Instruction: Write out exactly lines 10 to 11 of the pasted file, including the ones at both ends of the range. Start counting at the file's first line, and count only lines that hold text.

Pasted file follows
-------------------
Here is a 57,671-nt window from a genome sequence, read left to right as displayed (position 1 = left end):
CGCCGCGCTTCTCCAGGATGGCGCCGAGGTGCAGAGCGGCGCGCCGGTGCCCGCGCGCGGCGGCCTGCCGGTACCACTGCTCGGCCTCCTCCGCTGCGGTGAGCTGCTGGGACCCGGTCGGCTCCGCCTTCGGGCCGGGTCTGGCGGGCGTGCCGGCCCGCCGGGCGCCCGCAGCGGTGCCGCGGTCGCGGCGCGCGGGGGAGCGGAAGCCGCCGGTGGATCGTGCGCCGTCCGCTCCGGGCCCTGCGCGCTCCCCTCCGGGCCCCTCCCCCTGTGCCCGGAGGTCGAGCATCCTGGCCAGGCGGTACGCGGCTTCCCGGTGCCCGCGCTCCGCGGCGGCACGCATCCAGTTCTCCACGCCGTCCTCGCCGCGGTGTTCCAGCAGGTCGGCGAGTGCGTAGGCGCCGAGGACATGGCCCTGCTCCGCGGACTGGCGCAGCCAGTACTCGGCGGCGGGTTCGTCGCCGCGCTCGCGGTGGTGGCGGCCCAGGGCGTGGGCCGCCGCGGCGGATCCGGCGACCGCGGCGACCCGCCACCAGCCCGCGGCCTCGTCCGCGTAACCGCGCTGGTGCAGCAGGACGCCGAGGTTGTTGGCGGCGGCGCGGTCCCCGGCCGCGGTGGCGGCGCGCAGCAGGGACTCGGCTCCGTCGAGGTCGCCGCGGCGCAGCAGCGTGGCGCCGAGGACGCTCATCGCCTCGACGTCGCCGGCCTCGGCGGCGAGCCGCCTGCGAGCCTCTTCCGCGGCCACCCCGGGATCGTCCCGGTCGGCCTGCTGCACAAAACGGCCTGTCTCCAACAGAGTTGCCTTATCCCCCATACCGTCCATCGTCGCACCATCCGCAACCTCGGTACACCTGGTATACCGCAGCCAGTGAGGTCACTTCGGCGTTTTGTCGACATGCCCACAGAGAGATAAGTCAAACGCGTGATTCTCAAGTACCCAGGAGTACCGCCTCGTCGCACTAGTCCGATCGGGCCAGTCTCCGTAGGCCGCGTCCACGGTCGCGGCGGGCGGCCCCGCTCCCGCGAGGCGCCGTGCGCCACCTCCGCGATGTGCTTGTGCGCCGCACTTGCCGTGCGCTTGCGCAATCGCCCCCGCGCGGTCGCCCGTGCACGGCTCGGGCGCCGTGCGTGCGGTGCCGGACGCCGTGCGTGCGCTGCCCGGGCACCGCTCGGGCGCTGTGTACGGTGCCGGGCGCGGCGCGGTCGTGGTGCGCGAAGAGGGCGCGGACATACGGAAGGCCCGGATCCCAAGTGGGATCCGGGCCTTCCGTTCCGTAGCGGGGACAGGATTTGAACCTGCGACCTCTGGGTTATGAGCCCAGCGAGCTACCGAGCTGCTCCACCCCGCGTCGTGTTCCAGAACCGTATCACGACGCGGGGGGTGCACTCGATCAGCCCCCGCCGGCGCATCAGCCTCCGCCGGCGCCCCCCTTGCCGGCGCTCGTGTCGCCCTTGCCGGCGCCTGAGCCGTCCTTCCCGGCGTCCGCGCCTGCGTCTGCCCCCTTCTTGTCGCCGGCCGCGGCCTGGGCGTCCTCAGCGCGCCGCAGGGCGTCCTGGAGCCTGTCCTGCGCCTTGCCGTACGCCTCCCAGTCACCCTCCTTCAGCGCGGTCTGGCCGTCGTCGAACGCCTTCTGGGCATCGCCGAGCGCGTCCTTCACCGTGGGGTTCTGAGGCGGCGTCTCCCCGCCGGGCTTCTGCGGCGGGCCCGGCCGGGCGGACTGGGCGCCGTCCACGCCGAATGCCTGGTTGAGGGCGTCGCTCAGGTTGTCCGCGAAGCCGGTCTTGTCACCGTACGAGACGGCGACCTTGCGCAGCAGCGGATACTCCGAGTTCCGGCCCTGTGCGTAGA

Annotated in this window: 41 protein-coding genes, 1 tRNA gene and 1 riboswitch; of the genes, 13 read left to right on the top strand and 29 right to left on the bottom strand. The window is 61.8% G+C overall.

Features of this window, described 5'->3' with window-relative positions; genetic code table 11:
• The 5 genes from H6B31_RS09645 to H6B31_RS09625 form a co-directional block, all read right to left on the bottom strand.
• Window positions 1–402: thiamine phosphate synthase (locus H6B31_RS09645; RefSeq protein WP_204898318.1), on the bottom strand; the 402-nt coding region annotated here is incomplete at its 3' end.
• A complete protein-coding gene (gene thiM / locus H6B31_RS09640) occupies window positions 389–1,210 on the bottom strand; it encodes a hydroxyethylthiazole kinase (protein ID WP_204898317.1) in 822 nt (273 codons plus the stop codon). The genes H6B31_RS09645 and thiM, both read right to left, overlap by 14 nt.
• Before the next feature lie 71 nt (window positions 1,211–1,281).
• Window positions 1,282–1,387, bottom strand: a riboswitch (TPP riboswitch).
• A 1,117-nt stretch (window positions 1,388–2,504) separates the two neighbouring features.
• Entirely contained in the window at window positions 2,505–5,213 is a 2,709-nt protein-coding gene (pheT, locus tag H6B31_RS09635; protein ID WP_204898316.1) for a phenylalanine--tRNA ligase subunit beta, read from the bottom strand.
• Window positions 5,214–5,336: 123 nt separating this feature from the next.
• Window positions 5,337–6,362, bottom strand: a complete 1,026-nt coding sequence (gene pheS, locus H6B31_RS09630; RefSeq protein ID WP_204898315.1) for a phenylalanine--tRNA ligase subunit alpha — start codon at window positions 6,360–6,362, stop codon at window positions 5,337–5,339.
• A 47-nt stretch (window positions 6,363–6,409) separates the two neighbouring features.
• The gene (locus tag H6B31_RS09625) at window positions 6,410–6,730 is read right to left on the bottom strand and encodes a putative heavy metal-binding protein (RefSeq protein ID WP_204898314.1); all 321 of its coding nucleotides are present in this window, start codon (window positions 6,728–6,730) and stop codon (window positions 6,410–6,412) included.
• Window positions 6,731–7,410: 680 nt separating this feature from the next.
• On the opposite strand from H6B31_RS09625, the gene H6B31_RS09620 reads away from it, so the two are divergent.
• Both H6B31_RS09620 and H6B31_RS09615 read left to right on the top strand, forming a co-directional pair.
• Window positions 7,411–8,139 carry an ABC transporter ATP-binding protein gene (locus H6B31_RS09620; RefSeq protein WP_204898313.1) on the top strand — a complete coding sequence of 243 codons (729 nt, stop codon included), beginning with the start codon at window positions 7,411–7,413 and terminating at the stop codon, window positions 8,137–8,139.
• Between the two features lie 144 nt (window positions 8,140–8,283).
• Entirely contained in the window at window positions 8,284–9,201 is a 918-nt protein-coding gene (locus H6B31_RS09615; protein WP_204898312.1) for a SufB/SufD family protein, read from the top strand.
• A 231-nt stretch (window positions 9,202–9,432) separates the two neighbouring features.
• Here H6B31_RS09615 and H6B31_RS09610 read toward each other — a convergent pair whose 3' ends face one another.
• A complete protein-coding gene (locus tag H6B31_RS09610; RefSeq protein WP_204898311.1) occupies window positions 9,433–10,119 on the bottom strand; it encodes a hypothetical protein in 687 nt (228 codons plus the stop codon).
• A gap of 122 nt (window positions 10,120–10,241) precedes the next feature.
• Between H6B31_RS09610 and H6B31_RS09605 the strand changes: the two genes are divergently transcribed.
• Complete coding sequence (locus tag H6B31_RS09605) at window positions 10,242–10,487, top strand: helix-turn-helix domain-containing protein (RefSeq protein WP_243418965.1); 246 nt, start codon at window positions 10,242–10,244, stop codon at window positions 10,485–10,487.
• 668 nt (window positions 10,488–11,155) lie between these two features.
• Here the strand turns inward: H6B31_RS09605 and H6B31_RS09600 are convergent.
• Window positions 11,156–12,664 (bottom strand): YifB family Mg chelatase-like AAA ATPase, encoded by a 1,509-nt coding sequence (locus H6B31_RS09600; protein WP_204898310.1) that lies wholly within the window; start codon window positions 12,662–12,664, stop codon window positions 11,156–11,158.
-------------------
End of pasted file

• A 1,117-nt stretch (window positions 1,388–2,504) separates the two neighbouring features.
• Entirely contained in the window at window positions 2,505–5,213 is a 2,709-nt protein-coding gene (pheT, locus tag H6B31_RS09635; protein ID WP_204898316.1) for a phenylalanine--tRNA ligase subunit beta, read from the bottom strand.